As an official all you have is your reputation. Screw it up and say goodbye to assignments and your career. Here are eight sure-fire ways to ruin what you worked so hard for.
By Tom Schreck
1. Be high maintenance. The men and women who assign you to games and evaluate your performance have jobs to do, deadlines to meet and their own series of constituents to answer to. Do you realize that every time you make their lives harder, their days more frustrating and their hours filled with tedium, they’re remembering the source of their anguish?
“Supervisors and assigners are looking for people who are low maintenance. Everyone wants someone they can trust, someone who will be on time and someone who will get the job done,” Randy Wetzel, an NCAA Division I college umpire, says.
Making your supervisors’ lives easier fortifies your reputation while doing things that they find annoying works against it. Get your reports in on time, be punctual, return phone calls and do what needs to be done even when you find it a pain in the neck.
2. Talk too much. Opinions are a lot like backsides — we all have one. Do your best to keep yours to yourself, especially when you’re out in public. Criticizing someone else’s work is tacky and it reveals more about you than it does the subject of your conversation. Officials, athletic directors (ADs) and coaches all travel in the same tight circles so when you let a “Between me and you …” go, know that it is the furthest thing from being just among friends. Follow what your mom said and don’t say anything — especially about another official — if you can’t say something nice.
3. Create problems off-the-field. Remember you’ve chosen to be an official, so don’t pretend you’re not in a visible profession. Yes, your free time is your own but don’t be so naïve as to believe that what you do away from your assignments won’t impact your reputation.
“Like it or not we have great visibility,” Wetzel says. “People know who you are and when you’re out and about how you act will get back to the coaches, ADs and supervisors.”
Those keg stand photos on Facebook, the tweets about making it rain at the dance club and that arrest for public lewdness will affect how people see you between the lines.
4. Fraternize. Hey, we’re all human and we all crave interaction. Our assignments involve a lot of alone time on the road and the conversation with the Marriott clerk just doesn’t always cut it. It is natural to want to chat up folks that you see on a semi-regular basis but remember your responsibility is to oversee a contest in an unbiased fashion.
“We teach that when you enter a gym, survey the area,” says Steve Smith, a high school basketball and soccer referee from Colonie, N.Y. “Note where the coaches are sitting and find another spot. Be careful not to give the appearance of fraternizing.”
High fives and fist bumps with coaches and ADs get noticed and as innocent as they can be, they get interpreted.
5. Look terrible. Certainly by now you know to keep your uniform in such a way as to communicate your professionalism. It extends off the field and court too, you know. Showing up to your assignment with your ripped concert T shirt and flip flops may make you feel hip, but don’t expect folks not to gossip about your sartorial statement.
“We tell our guys when they walk into a venue to look professional and once you put stripes on you are in charge so it is important to not look like an unmade bed,” Smith says.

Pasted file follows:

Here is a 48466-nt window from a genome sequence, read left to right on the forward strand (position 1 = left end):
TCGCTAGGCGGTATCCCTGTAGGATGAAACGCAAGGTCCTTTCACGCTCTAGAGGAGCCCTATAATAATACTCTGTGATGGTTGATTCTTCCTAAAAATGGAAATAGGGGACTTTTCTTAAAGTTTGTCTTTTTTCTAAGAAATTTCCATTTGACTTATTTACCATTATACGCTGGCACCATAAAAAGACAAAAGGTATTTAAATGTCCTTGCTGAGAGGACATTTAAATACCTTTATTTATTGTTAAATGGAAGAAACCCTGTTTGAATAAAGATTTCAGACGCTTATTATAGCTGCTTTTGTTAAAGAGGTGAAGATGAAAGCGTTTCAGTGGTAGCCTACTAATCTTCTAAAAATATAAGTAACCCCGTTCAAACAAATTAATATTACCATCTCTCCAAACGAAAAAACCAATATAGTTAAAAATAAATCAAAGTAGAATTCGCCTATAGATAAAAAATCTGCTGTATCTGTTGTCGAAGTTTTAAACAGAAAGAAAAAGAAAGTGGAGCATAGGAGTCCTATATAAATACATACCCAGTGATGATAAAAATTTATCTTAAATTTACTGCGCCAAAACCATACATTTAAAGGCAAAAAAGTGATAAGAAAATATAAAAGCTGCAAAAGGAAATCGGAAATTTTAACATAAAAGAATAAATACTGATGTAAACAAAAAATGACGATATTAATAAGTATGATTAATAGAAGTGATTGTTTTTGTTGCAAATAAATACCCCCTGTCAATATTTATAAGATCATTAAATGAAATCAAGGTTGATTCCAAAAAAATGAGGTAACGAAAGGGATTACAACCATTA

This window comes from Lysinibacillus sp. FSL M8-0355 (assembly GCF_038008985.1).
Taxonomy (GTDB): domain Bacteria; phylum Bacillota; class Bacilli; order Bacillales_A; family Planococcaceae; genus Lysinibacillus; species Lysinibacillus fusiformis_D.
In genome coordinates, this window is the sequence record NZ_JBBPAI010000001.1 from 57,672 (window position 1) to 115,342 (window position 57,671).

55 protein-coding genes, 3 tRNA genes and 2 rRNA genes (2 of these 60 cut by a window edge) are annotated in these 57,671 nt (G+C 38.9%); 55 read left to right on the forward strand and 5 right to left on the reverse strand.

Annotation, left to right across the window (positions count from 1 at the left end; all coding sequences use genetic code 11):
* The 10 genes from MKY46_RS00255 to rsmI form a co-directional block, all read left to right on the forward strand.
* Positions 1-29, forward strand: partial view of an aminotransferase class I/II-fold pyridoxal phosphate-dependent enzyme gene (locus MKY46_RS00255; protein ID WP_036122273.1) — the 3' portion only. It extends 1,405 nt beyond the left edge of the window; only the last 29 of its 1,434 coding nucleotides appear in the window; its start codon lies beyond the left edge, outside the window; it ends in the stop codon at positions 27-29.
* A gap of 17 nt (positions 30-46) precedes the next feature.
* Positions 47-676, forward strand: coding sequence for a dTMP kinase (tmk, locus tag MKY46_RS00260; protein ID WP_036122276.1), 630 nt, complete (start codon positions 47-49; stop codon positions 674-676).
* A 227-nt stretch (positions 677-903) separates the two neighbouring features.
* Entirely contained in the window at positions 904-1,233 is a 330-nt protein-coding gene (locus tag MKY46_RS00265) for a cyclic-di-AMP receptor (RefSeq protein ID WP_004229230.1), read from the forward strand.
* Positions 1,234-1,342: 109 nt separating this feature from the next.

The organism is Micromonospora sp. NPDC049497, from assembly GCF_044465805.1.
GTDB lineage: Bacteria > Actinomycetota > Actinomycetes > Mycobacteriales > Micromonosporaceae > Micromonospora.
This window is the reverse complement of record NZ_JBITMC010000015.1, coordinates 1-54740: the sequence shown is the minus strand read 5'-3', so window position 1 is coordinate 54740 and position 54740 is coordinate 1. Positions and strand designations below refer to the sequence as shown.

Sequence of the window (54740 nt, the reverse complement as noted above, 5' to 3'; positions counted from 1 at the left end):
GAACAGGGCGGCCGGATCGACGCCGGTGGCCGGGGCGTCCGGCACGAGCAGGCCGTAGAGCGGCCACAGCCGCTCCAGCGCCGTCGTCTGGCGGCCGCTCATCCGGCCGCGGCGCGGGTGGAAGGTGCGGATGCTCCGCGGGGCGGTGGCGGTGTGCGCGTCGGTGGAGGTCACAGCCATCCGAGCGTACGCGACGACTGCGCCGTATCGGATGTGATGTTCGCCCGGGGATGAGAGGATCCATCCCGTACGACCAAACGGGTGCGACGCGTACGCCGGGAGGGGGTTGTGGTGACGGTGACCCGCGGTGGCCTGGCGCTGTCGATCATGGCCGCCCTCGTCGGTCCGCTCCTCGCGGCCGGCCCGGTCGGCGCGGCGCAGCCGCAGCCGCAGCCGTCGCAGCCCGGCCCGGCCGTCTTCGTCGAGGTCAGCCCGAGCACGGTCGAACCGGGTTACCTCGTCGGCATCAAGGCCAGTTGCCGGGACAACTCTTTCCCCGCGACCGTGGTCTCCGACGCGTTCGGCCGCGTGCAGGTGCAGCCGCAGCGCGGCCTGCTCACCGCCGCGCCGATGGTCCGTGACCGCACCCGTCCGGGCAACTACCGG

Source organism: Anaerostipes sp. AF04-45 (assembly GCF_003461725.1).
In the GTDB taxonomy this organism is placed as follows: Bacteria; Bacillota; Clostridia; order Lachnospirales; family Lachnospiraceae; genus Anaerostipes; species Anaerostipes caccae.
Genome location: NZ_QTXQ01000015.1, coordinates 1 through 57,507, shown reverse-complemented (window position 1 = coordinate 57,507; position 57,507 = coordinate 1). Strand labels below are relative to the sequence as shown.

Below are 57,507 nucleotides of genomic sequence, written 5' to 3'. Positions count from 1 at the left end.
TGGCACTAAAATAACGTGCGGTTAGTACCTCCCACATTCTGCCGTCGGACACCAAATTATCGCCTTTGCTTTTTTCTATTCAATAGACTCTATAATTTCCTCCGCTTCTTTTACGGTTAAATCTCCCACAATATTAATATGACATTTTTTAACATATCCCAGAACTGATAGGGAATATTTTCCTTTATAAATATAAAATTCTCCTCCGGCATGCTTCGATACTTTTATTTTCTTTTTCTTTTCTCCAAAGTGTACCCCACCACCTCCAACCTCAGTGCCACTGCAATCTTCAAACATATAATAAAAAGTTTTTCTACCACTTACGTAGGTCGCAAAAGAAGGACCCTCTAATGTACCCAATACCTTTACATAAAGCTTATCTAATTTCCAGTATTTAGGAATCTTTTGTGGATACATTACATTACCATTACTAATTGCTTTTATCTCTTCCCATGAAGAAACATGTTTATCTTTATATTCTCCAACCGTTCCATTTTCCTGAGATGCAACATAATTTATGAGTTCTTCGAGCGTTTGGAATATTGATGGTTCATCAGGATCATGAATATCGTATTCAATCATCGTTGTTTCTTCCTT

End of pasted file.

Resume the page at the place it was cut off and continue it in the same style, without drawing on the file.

Everything you do communicates something. Make sure it’s communicating professionalism.
6. Don’t treat people right. Whether it’s the ballboy showing you to the broom closest that will double as your dressing room, the waitress at the restaurant where you’re getting your pregame meal or the new official working his or her first assignment, no one appreciates mistreatment. Using “Please,” “Thank you” and “Excuse me” goes a long way and their absence goes even further in people’s memories.
“If you’re a jerk to people onsite, that’ll get back to people. You know sometimes at the D-III level, you’re changing in a bathroom and it’s not the ideal environment, but that doesn’t mean it’s OK to be rude to people,” Rick Mansur, a Division I basketball referee from Marlboro, Mass., says.
The golden rule is accepted universally and not using it will get you remembered for all the wrong reasons.
7. Be all about the money. Every official somewhere along their career got short-changed on mileage, a hotel room or a fair night’s pay because of the unlucky dealing of some cards. We all have to write the checks for clinics and associations every year and we all know the realities of today’s economy. We’re all in the same boat and very few of us are getting rich officiating. Cherry picking assignments or complaining about paying dues is classless and it will cost you more than the amount you write on your check.
8. Be arrogant and unapproachable. The games aren’t about us; they’re about the players, coaches and institutions involved. Emotions run hot and high and sometimes people need to vent about what’s going on. Let them.
“When I came up, it used to be the less you talked the better. Today they want officials who are approachable and coach friendly,” Mansur says. “More and more communication has become crucial and being standoffish is unacceptable.”
Doing the Mount Rushmore act when someone wants to talk something over is just arrogant. Hear them out, be flesh and blood and be about building relationships, not about being the one who was right.
Tom Schreck is a writer and a professional boxing judge with the World Boxing Association and the New York State Athletic Commission from Albany, N.Y. ∗